Women Against Weiner

We can officially add Anthony Weiner to the list of people who have made way more headlines than they deserve. Weiner’s decision to run for the mayor of New York City despite his disgraceful exit from Congress in 2011 has baffled many, but it has certainly put him in the spotlight once more. Unfortunately, all of the attention on Weiner is unearthing even more details about his lewd sexting behavior.

Adding to the scandal of it all, Mr. Weiner’s wife is standing by her man. Her support for Weiner’s mayoral campaign has led many in the press to shift from portraying her as a victim to a woman who is shelving her pride in favor of political ambition. Comparisons to Elizabeth Edwards, who stood by her husband despite his affair and love child, and of course Hillary Clinton, who pardoned Bill’s scandal, are running rampant.

Now, in an unsurprising alliance, women’s groups EMILY’s List and NOW are providing even more support for Weiner’s opponent, Christine Quinn. Quinn could make history by being New York’s first female mayor. The president of NOW, Sonia Ossario, has gone as far as to diss any woman who chooses to vote for Anthony Weiner. Likening the current political climate to the days of Susan B. Anthony, she said “she fought for our vote and to think that a woman would squander their vote on someone like Anthony Weiner who doesn’t take public office seriously, who is unfit and who has made a mockery of elected office, and who has done it by disrespecting woman . . . I feel embarrassed for our culture.”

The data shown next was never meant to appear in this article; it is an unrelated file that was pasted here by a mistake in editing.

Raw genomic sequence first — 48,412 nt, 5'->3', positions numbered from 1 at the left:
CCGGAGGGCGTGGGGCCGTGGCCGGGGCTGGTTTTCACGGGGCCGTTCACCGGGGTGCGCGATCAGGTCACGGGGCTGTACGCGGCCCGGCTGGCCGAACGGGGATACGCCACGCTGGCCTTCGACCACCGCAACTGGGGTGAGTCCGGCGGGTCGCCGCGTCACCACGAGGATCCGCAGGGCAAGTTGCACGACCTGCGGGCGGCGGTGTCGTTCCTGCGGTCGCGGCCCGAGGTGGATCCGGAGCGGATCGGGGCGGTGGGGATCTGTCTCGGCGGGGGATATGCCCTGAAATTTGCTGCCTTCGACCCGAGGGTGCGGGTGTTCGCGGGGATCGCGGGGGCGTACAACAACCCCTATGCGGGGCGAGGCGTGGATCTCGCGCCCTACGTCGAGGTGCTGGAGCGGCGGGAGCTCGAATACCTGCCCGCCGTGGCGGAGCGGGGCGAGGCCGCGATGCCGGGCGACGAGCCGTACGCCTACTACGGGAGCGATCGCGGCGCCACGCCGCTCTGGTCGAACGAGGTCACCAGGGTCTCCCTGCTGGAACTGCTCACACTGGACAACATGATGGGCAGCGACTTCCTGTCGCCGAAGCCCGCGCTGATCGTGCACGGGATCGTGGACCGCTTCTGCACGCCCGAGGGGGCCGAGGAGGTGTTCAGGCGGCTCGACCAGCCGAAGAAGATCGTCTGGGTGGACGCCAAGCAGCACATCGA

Feminism aside, the entire issue calls into question the idea of morality in politics. How much value does the American public place on integrity and respect in a political candidate’s personal life? And how does that value differ knowing that Weiner is a liberal? We may not know the answer for sure until the election, but polls indicate that Weiner’s repeated scandals are taking a significant toll on his campaign.

Naturally, the media has neglected the other candidates for mayor almost entirely in the wake of Weiner’s scandal. Quinn is currently leading polls, but Bill Thompson and Bill De Blasio are also strong candidates, not that you’ve heard their names recently. New Yorkers may very well turn the question of who to vote for into a more sensationalist one: should they elect the woman or the womanizer? Somehow, it seems that actual policy will play even less of a role in this election than most.